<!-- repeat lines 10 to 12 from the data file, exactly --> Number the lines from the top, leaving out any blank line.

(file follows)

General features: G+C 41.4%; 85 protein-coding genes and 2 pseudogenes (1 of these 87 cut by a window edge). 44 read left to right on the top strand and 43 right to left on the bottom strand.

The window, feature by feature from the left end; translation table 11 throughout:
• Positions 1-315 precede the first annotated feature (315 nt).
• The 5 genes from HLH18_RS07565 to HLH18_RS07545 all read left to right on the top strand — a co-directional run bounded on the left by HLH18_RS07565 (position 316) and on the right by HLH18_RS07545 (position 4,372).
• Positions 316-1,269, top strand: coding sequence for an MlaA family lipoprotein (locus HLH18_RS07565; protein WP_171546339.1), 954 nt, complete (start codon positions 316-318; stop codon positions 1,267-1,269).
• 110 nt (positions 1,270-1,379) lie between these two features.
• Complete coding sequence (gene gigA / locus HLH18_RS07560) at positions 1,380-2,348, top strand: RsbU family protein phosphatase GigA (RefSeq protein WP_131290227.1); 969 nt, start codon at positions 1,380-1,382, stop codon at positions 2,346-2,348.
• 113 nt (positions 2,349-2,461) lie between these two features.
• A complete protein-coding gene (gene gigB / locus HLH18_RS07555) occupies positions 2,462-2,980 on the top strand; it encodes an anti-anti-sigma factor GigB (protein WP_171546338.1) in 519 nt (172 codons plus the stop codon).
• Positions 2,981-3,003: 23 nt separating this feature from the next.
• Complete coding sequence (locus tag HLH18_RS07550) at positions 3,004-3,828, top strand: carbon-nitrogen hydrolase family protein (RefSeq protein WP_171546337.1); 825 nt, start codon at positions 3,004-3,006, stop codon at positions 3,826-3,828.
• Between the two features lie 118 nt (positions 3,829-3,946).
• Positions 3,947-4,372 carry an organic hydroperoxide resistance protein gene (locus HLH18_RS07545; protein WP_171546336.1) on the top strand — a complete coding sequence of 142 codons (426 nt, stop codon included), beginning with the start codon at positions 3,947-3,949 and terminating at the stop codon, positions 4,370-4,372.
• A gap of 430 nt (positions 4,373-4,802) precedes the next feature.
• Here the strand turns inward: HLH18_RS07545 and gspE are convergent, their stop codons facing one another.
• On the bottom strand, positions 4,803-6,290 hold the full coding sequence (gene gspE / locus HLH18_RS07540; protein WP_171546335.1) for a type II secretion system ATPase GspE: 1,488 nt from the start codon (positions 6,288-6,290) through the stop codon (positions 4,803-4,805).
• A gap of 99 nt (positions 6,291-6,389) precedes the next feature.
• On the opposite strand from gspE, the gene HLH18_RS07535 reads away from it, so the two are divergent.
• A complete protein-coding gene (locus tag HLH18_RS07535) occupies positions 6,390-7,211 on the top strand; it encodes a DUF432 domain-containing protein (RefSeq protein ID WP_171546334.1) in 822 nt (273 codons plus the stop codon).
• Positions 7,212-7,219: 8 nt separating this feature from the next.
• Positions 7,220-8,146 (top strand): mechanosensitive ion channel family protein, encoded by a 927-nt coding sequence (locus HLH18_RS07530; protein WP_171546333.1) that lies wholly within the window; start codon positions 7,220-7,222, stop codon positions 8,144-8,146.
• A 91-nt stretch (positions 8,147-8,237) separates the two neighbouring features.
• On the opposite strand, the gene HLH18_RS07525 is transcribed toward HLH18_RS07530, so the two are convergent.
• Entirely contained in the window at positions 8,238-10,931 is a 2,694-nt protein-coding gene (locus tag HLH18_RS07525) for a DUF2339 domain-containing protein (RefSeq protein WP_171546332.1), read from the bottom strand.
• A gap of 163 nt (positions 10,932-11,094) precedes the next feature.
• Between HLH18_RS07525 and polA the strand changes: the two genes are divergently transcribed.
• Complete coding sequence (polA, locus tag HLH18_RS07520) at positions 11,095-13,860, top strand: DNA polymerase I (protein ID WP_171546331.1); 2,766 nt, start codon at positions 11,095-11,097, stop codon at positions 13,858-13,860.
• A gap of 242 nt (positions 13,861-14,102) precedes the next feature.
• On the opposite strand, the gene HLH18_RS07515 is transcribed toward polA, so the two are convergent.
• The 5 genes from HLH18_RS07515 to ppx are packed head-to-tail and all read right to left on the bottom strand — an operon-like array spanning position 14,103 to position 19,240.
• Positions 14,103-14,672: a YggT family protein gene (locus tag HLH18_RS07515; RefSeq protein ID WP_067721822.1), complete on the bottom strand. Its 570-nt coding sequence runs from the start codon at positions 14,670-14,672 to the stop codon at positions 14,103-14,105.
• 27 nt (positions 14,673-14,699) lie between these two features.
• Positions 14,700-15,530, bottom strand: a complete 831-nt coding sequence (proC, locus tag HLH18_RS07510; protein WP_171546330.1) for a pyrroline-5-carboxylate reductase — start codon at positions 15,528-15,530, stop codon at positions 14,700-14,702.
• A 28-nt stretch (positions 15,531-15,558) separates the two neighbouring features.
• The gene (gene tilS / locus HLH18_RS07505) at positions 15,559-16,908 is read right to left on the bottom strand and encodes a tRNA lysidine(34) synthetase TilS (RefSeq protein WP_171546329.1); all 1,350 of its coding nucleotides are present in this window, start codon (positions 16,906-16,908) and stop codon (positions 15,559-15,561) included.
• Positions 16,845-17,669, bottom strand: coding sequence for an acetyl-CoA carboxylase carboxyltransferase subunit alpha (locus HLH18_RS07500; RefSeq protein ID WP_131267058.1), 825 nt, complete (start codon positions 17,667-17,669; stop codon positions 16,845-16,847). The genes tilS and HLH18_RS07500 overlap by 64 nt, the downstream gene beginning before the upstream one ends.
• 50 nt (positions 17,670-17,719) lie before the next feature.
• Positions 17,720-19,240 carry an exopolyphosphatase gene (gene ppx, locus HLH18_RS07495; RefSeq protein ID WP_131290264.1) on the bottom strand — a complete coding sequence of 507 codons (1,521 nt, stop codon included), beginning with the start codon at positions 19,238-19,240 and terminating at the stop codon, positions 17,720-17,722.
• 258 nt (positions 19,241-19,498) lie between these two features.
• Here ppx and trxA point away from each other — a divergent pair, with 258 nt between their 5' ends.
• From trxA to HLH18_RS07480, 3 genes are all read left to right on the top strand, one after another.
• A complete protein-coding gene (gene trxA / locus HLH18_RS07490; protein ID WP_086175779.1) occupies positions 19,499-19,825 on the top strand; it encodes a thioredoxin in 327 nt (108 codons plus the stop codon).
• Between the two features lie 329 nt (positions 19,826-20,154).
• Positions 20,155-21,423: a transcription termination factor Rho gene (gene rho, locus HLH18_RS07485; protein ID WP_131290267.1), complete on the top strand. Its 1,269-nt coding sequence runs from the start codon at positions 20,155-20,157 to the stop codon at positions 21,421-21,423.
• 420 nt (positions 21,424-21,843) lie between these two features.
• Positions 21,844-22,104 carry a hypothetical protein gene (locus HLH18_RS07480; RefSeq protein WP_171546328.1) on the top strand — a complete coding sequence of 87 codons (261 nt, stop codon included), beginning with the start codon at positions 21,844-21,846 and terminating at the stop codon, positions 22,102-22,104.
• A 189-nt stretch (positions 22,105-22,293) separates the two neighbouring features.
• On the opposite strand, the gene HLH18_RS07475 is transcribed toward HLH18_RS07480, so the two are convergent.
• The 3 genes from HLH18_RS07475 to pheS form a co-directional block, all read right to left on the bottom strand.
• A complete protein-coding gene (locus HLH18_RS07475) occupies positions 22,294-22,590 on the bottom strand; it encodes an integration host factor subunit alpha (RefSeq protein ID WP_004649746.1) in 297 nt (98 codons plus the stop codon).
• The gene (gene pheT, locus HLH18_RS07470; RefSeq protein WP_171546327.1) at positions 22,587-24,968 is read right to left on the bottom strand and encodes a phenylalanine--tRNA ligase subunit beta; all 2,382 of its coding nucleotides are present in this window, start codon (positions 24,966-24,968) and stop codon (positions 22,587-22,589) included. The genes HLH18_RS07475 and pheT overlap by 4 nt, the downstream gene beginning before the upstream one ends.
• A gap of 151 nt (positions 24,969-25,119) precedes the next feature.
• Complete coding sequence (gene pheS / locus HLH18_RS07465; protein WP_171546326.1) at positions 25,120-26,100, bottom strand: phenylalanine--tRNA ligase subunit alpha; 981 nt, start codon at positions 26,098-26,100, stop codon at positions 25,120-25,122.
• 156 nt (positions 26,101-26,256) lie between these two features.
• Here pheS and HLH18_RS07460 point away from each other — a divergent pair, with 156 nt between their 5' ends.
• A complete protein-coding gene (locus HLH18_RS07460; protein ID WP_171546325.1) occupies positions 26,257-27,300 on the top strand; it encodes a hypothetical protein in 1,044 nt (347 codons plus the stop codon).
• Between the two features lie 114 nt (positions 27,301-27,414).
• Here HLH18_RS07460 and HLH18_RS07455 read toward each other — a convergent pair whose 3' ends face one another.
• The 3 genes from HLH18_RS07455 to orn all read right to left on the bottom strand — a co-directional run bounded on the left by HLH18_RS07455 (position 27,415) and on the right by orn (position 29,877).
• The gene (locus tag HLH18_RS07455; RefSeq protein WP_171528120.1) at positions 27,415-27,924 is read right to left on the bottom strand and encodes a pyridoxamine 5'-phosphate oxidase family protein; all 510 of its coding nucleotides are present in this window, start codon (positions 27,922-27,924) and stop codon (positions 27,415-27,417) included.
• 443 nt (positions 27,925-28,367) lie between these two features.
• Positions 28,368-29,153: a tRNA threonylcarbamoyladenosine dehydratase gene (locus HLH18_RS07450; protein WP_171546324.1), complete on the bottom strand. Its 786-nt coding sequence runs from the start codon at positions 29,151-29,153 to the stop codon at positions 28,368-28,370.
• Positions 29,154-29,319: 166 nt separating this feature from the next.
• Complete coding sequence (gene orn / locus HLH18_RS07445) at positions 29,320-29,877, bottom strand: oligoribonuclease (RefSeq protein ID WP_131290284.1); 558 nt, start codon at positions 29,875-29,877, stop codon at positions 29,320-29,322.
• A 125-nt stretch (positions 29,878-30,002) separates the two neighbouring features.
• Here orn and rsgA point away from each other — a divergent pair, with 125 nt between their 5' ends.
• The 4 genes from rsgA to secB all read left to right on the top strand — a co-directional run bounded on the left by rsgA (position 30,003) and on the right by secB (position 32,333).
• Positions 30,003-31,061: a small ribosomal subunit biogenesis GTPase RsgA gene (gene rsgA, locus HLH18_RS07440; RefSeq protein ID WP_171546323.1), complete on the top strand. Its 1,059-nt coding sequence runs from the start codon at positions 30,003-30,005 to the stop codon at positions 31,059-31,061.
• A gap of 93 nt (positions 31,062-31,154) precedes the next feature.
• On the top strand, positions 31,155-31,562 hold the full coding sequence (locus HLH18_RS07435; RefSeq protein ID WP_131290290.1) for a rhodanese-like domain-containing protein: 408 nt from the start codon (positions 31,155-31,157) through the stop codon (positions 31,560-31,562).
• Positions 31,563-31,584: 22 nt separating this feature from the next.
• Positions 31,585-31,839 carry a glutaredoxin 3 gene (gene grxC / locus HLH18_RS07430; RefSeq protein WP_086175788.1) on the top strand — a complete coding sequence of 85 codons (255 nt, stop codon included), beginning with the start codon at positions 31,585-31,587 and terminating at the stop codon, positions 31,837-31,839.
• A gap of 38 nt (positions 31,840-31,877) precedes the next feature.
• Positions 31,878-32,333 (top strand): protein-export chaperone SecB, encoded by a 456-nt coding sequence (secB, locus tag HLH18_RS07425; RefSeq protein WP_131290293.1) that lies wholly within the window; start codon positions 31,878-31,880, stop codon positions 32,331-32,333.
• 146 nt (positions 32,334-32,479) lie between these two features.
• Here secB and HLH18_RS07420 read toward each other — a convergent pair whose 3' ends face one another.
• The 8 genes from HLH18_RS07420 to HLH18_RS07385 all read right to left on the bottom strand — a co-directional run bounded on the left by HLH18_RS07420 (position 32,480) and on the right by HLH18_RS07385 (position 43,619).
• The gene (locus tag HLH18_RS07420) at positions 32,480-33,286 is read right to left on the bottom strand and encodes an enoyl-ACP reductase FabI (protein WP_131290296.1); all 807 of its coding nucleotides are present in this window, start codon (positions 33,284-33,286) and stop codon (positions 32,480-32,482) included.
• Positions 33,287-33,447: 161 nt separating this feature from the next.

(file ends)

• Positions 2,981-3,003: 23 nt separating this feature from the next.
• Complete coding sequence (locus tag HLH18_RS07550) at positions 3,004-3,828, top strand: carbon-nitrogen hydrolase family protein (RefSeq protein WP_171546337.1); 825 nt, start codon at positions 3,004-3,006, stop codon at positions 3,826-3,828.
• Between the two features lie 118 nt (positions 3,829-3,946).